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Googles Huge $2.7 billion EU Fine, New Facebook Mission & More: Weekly Forum Update

This week’s biggest news was Google being fined 2.42bn euros by the European Commission after it ruled the company had abused its power by promoting its own shopping comparison service at the top of search results.

Below we highlight the most indepth discussion of the news you’ll be able to find online.

In other news, Facebook is shifting its focus towards its groups functionality and Google recommends moving sites from m-dot to responsive before the Mobile First Index Launches,

Members also discuss the benefits of having dates in URLs and reputation management for someone sharing a celebrity’s name.

Google hit with $2.7 Billion by the EU

As reported by the BBC, Google was fined an astonishing $2.7 billion after the European Commission ruled that the Google search engine abused its market position by promoting its own shopping service comparison service on top of search results.
In a record fine, the European Commission orders  Google to comply with the ruling in 90 days or face further action, specifically additional fine per day that are 5% of its parent companys global earning.

The BBC, referencing Alphabets most recent reports, states that this may result in a potential $14 million in daily fees for non-compliance.

Webmaster World members discussed the decision from several different angles:

Anti-trust vs. Monopolistic abuse

Multipe members found it interesting that Google compares itself to other merchants in their formal response where Googles Gary Walker SVP and General Counsel states that,

“We think our current shopping results are useful and are a much-improved version of the text-only ads we showed a decade ago. Showing ads that include pictures, ratings, and prices benefits us, our advertisers, and most of all, our users. And we show them only when your feedback tells us they are relevant. Thousands of European merchants use these ads to compete with larger companies like Amazon and eBay”.

Members including Shadow, found this interesting because as Shadow suggests, the comment conflates the concept of “monopolistic abuse” and anti-trust, which the member differentiates conceptually using the following differentiating comments:

“’We’re not the biggest price comparison site’”
‘We’ve not been leveraging dominance in one field to distort the market in another field’”

Shaddow went on to state that these two are different in EU law, referencing the following article.

Member mosxu further noted the difference,

“I think google got it all wrong here thinking that they have competition from amazon or ebay which is not true it is about search where a monopoly exists in Europe and not what presses google internally and that is lack of buyer traffic.

50% of buyers type direct in their browser and buy there no need for a search in google. Another 30% start at ebay and other brands so google may be left with 20% of buyer traffic. To stay on the right side of the law they should have started and compete in the rankings like everybody else.”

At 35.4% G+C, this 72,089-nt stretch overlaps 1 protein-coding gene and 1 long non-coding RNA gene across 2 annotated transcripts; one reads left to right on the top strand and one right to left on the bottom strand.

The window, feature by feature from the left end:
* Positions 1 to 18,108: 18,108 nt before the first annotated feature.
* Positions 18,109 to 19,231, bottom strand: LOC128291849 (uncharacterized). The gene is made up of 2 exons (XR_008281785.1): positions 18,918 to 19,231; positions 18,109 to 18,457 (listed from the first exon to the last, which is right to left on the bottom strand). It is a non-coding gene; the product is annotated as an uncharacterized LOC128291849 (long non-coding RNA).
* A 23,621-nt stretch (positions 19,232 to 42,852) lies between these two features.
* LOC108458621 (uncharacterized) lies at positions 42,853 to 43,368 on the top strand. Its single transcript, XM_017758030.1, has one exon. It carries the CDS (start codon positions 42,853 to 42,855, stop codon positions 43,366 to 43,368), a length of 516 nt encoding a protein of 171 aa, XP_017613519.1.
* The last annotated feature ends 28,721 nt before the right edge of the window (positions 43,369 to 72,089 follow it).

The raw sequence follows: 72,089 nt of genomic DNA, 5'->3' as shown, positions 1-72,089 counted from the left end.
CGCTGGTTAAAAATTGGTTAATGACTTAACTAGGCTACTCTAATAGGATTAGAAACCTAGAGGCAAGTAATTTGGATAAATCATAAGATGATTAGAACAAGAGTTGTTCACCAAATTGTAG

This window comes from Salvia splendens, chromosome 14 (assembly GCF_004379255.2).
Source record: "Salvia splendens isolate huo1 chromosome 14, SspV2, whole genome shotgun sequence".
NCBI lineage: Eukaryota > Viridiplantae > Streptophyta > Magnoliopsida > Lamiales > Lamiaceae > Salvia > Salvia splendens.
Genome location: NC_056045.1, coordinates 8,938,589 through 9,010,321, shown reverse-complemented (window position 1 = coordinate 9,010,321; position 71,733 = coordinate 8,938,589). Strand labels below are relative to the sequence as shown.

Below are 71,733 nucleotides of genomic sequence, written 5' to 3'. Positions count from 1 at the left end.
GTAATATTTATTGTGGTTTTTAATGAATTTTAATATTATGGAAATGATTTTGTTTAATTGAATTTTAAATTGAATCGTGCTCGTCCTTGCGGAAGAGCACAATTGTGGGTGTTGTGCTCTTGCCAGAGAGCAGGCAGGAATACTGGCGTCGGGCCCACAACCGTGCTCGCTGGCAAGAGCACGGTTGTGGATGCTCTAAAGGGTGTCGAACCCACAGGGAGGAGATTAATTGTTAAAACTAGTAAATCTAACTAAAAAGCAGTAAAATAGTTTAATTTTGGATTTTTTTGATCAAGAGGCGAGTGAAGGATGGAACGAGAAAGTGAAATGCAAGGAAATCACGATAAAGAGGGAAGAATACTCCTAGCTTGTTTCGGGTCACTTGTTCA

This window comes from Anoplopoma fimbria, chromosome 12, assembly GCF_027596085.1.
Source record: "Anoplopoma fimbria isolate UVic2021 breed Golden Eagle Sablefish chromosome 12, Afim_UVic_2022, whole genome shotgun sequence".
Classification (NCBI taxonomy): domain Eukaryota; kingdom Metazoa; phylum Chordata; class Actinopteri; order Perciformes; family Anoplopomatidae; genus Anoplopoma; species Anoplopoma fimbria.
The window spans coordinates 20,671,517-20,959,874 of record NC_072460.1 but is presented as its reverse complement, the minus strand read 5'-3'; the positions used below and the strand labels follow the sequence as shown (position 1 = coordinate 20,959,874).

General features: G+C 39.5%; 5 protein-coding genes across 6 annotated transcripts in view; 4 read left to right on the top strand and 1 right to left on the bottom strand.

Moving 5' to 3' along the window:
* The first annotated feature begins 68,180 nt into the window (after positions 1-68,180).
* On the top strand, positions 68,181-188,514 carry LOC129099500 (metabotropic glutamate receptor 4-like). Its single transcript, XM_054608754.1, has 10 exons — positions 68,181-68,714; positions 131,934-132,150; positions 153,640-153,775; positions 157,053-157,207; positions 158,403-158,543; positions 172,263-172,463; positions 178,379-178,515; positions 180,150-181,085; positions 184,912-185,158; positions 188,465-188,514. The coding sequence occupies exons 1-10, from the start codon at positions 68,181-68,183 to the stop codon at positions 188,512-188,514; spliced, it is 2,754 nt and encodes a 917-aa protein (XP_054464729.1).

Role of politics in decision

Brotherhood of LAN and mosxu mused about the roll of politics may have been in such an action. Brotherhood of LAN noted that,

“from the technical standpoint I’m sure many would agree that the law has been playing catch-up, and big tech over the past 10 years has been taking various liberties with market dominance, privacy and ‘fair’ taxation. Hopefully this is a good thing for the market/web in general wrt market dominance.”

Member heisje contrasted the aggressive European Commission action with regulation in the SU, claiming  that

“I wonder when the U.S. authorities will stop Google from strangling the U.S. consumer and U.S. small business, by an abundance of “dominance abuse” tricks & practices. To date, U.S. authority inaction on this “elephant in the room” has been disastrous both for U.S. consumers and small / medium businesses – and truly disgraceful. Nothing less than dereliction of duty.

Breaking up data collection/storage and search presentation is the best way out of the nasty situation prevalent today.” .


Shepherd chimed in with concerns about precedence of this action, saying that “A slippery slope does not care if you are wearing the same shoes as the person who fell before you.” Shepherd also quoted was the following from the European Commission announcement (linked to above),

“Today’s Decision is a precedent which establishes the framework for the assessment of the legality of this type of conduct. At the same time, it does not replace the need for a case-specific analysis to account for the specific characteristics of each market.”

Fining based on earnings of Alphabet:

Shaddows questioned the legality of such a move, that there may be jurisdiction issues in fining using a percentage of Alphabets global earnings. Shaddows claimed that if Google is an LLC company, its misdemeanors would not not be passed on to the parent company.